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Press Release

For Immediate Release
For Information Contact:
Patricia Montone Charvat
978-273-7764
cpcharvat@aol.com

Stopping the Spread of MRSA:
MD Hospitals Engaged in Innovative Approach that is Making a Difference

Baltimore, Maryland, October 15, 2007 - A diverse group of healthcare providers representing hospitals, nursing homes, and dialysis facilities from Maryland, the District of Columbia and Northern Virginia are joining together with the Maryland Patient Safety Center to counteract the escalating problem of healthcare-associated infections, including Methicillin-Resistant Staphylococcus Aureus (MRSA), a virulent strain of bacteria commonly found on the skin.

Last week leaders from more than 45 hospitals, rehabilitation centers, and dialysis centers gathered in Maryland and Washington, D.C. to expand an innovative pilot program that has been yielding striking results in reducing the transmission of MRSA.

"Preventing and controlling infections caused by MRSA and other drug-resistant organisms is a national priority," said Bill Minogue, MD, Executive Director of the Maryland Patient Safety Center. "An effective response requires that all health care facilities and agencies become engaged in finding solutions. The Patient Safety Center is committed to playing a leading role in fostering these collaborative efforts."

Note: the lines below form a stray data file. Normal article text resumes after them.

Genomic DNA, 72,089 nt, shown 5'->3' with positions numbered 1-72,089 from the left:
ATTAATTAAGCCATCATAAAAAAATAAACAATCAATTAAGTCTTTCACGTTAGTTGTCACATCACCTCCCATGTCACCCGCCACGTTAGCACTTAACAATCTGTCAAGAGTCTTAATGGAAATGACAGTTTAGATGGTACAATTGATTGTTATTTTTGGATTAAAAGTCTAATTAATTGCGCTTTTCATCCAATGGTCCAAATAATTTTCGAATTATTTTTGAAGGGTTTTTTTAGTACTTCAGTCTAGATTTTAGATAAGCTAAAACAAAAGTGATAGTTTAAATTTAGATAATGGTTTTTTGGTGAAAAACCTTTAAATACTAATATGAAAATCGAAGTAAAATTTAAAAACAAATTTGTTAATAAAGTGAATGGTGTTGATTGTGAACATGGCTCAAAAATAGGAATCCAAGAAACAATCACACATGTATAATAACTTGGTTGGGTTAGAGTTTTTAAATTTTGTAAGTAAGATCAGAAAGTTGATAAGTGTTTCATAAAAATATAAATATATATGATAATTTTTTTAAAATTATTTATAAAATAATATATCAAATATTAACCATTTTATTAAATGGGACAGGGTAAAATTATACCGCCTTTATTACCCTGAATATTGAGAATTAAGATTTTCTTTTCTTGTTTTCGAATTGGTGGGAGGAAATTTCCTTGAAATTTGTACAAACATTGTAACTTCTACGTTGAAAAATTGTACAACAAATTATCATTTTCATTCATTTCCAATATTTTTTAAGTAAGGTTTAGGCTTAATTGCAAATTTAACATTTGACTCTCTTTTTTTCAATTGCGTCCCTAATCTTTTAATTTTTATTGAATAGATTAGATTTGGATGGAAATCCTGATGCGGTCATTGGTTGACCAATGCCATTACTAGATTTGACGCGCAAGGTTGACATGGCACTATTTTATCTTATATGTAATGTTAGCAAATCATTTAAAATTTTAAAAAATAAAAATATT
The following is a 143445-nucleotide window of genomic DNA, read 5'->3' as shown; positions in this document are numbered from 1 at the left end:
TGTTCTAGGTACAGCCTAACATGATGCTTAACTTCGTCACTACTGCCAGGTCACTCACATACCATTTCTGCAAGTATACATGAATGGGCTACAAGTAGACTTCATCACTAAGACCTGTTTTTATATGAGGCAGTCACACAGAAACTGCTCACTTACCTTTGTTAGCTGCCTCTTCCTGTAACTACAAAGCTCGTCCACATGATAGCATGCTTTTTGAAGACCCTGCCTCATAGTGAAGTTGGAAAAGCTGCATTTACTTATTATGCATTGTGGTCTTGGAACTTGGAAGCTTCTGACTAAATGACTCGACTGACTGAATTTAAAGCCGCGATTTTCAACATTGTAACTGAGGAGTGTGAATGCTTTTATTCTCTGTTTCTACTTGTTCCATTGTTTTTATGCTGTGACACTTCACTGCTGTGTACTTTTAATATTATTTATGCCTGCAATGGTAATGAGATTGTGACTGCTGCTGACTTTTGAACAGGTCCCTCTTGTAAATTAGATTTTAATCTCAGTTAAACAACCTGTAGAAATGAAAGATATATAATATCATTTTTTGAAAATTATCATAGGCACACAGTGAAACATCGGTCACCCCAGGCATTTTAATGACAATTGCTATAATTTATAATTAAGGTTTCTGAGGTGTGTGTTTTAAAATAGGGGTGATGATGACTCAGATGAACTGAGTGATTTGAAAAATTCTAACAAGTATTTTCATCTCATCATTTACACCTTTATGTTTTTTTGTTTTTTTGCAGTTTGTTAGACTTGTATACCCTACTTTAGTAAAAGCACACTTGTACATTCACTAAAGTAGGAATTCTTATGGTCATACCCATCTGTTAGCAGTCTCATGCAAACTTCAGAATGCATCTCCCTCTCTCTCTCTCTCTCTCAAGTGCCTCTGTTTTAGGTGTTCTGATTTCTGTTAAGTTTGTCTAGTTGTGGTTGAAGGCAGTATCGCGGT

"One of the biggest myths about healthcare-associated infections is that they are the result of just a few people's actions" says Margaret M. Toth, MD, a member of the Patient Safety Center's Leadership team and the Chief Quality Officer for the Delmarva Foundation. "In fact, everyone who works in, is cared for by, or simply visits someone in a health care facility can be inadvertently spreading MRSA."

"These infections have emerged over decades in crowded settings, especially those where we care for the sick and vulnerable. The risk of spreading infection from one person to the next by way of our hands, clothes, and equipment is very real. Every person who interacts with patients in those settings needs to take part in the actions that will lower the risk of infection."

There are effective ways of reducing transmission: hand washing or use of an alcohol-based sanitizer before and after every patient contact and before and after putting on gloves; wearing gowns when visiting or caring for people who are sick or carry bacteria like MRSA; identifying affected patients; and meticulous cleaning of the environment and equipment. "However," explains Dr. Toth, "as lives and institutions become more complex and hectic, even doing these seemingly simple things consistently can become overwhelming."

That is why ten hospitals in Maryland are now using a dramatically different approach than the usual educational campaigns targeted at health care workers. This new approach recognizes our shared responsibility in identifying possible avenues for infection transmission, and our potential for making rapid and lasting improvements.

Using Positive Deviance, a method for encouraging behavior change with a quirky name and long history of success in the developing world, these hospitals started looking for the unique but different practices that already existed within their units that made it possible for everyone to always follow infection prevention practices: